And attracting investors is the next step. Past experience has shown me that, for a business the scale I’m working on, angel investors aren’t going to be the way to go. With such a high ROI needed, I would need to plan to grow the brewery much more quickly than I feel comfortable with, and to shift the sales focus away from a retail taproom, and more onto distribution. The best option to realize my business plan will be to work with a program like Hatch:Oregon, which allows regular Oregon residents to invest small amounts in local businesses as a form of crowd-funding— similar to Kickstarter, but instead of merchandise rewards, supporters actually purchase equity in the business, with a potential (modest) ROI. It seems like a great program, geared exactly for business plans like mine, and I’m looking forward to getting that set up when I’m much further along on my certificate program.
And of course, in the meantime, I’ll be continuing to brew small batches of my pillar beers, and hosting tasting parties in the area. If you’re in Oregon and want to talk to me about providing beer for your party, get in touch and we’ll see if your event would be a good fit for Megalith Brewing!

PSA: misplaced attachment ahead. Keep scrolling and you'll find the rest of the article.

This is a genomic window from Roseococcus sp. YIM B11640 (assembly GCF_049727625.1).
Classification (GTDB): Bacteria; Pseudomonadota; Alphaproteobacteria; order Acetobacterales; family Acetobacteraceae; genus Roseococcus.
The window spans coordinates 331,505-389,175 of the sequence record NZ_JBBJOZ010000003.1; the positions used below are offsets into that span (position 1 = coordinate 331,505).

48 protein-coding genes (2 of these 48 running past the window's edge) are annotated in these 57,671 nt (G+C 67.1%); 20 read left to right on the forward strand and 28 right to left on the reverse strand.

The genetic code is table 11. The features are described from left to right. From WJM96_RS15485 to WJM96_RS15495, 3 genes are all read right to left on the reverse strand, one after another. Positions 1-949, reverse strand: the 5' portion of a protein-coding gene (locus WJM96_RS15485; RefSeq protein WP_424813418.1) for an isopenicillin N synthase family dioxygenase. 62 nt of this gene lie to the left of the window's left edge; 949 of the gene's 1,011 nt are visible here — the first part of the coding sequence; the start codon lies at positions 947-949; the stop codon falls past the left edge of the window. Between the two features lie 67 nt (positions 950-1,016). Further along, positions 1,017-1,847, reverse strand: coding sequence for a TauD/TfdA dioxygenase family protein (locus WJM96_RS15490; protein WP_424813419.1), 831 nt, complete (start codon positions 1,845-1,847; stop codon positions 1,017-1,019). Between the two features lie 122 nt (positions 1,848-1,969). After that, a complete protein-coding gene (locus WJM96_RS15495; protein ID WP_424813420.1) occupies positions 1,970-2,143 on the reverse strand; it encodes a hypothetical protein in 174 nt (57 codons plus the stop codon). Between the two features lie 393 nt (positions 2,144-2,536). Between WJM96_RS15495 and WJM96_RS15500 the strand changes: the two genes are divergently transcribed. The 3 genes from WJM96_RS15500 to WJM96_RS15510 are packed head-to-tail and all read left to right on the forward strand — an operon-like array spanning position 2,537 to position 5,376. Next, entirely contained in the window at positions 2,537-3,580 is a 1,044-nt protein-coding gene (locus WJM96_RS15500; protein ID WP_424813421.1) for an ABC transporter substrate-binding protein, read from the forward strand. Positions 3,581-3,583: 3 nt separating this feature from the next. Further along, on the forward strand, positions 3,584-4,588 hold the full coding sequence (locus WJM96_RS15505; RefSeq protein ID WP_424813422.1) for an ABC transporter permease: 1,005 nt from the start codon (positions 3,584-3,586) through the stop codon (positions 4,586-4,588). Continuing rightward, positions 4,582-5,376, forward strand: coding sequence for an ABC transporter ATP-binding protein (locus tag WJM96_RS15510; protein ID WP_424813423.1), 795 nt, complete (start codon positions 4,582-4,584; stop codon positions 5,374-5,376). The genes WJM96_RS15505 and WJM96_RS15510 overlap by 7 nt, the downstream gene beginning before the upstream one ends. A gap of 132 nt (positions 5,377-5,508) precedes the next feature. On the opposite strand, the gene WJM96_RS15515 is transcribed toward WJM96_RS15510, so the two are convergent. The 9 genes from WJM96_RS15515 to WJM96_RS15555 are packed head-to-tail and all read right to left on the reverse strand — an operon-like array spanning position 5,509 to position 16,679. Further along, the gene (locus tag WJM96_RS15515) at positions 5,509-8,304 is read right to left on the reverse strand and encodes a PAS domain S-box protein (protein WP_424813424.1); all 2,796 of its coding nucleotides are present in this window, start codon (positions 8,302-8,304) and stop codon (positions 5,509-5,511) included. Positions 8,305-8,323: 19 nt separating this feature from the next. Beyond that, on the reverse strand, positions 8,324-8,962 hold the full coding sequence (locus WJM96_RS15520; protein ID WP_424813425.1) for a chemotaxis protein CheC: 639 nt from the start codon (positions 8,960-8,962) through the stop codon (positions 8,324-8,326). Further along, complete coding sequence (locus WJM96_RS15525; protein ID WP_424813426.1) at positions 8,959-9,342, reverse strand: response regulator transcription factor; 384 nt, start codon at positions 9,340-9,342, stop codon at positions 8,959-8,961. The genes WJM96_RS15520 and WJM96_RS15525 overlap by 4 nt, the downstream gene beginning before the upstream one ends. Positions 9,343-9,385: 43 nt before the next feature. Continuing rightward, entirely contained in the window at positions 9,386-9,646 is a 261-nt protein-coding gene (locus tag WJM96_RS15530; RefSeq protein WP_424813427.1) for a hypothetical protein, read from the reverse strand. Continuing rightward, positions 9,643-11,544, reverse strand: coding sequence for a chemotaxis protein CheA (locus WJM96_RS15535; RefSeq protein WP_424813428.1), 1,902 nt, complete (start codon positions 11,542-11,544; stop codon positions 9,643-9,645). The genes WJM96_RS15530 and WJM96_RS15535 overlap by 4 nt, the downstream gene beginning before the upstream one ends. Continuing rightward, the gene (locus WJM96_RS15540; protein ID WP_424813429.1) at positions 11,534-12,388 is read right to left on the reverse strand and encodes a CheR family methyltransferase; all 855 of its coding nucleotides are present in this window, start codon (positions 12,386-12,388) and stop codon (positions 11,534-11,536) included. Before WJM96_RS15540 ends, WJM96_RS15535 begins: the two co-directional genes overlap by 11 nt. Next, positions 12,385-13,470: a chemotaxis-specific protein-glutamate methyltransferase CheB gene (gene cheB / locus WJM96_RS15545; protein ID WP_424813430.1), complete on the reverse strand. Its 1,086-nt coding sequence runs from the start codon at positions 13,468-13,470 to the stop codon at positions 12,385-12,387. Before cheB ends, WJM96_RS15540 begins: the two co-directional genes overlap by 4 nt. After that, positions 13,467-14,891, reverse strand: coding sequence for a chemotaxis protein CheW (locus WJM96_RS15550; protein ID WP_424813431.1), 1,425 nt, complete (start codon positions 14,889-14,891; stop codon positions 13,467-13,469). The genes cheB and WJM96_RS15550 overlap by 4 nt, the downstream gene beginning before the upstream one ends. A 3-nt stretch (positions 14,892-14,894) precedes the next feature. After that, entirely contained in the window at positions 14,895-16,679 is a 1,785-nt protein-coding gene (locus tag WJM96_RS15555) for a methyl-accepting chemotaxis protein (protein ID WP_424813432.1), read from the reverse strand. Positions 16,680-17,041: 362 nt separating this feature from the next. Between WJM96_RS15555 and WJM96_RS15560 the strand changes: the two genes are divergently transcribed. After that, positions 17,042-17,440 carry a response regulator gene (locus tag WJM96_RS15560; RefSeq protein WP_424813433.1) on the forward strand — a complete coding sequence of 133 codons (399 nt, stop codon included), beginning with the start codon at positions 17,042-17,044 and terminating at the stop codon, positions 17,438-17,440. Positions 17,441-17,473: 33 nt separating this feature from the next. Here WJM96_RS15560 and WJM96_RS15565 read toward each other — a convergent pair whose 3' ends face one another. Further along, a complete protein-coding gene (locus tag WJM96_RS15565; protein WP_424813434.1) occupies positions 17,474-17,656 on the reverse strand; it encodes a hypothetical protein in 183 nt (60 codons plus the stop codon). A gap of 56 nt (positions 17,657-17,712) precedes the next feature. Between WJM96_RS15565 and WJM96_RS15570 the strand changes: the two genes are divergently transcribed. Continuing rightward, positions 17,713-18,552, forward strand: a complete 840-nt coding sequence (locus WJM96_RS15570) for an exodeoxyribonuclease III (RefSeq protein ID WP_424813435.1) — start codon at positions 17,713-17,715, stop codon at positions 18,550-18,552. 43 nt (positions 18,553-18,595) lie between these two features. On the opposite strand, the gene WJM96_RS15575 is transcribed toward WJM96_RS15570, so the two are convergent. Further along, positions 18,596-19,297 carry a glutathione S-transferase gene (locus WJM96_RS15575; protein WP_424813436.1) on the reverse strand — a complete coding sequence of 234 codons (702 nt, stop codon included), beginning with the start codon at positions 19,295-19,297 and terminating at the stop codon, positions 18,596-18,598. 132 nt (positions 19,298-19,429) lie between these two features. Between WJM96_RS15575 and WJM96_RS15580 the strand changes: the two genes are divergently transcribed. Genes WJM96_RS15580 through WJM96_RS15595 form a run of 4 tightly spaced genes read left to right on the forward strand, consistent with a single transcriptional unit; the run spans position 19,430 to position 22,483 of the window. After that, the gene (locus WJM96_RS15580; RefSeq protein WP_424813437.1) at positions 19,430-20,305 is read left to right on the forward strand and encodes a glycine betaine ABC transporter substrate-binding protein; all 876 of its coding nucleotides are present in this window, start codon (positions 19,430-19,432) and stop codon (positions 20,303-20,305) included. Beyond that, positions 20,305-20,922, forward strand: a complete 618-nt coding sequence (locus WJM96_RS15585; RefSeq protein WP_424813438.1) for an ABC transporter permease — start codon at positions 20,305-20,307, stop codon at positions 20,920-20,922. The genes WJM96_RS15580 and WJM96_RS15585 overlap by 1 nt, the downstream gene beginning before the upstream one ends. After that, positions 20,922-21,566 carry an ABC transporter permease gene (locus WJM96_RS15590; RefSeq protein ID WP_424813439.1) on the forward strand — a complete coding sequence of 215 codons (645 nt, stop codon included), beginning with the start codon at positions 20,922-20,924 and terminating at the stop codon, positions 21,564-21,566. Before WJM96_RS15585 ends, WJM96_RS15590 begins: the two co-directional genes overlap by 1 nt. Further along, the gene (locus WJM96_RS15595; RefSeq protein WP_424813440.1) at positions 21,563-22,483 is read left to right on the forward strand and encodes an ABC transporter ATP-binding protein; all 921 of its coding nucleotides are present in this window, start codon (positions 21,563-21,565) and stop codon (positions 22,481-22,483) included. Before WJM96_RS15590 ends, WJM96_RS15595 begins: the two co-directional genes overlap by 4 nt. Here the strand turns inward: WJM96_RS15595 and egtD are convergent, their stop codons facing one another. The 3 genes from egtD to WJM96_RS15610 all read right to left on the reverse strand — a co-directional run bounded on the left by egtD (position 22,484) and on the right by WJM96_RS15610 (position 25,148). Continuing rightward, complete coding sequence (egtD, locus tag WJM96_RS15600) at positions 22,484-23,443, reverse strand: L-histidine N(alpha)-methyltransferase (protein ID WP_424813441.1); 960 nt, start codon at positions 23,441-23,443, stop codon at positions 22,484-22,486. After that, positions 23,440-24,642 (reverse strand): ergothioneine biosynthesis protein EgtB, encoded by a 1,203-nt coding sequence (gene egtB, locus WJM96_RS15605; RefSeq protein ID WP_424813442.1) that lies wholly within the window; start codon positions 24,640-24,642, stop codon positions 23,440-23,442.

Alright, back to brewing!
Been thinking a lot this week about hops, and my aversion to over-using them. I tend not to go for beers that are highly-hopped, and this preference informs everything I’ve been doing with Megalith Brewing. However, I also don’t want to shut the door on trying new things, and that includes getting more comfortable with more hops.
One of the things I said I’d never do was to make and sell an IPA. To clarify, I have yet to taste a locally-made Northwest-style IPA that I actually like, due to the preference for Citra and Cascade/Centennial hops, and their distinctive grapefruit-like flavor and aroma. Unfortunately for me, I get the same muddy taste on the back of my tongue from these hop varieties as I do with actual grapefruit, and this just kills the beers for me.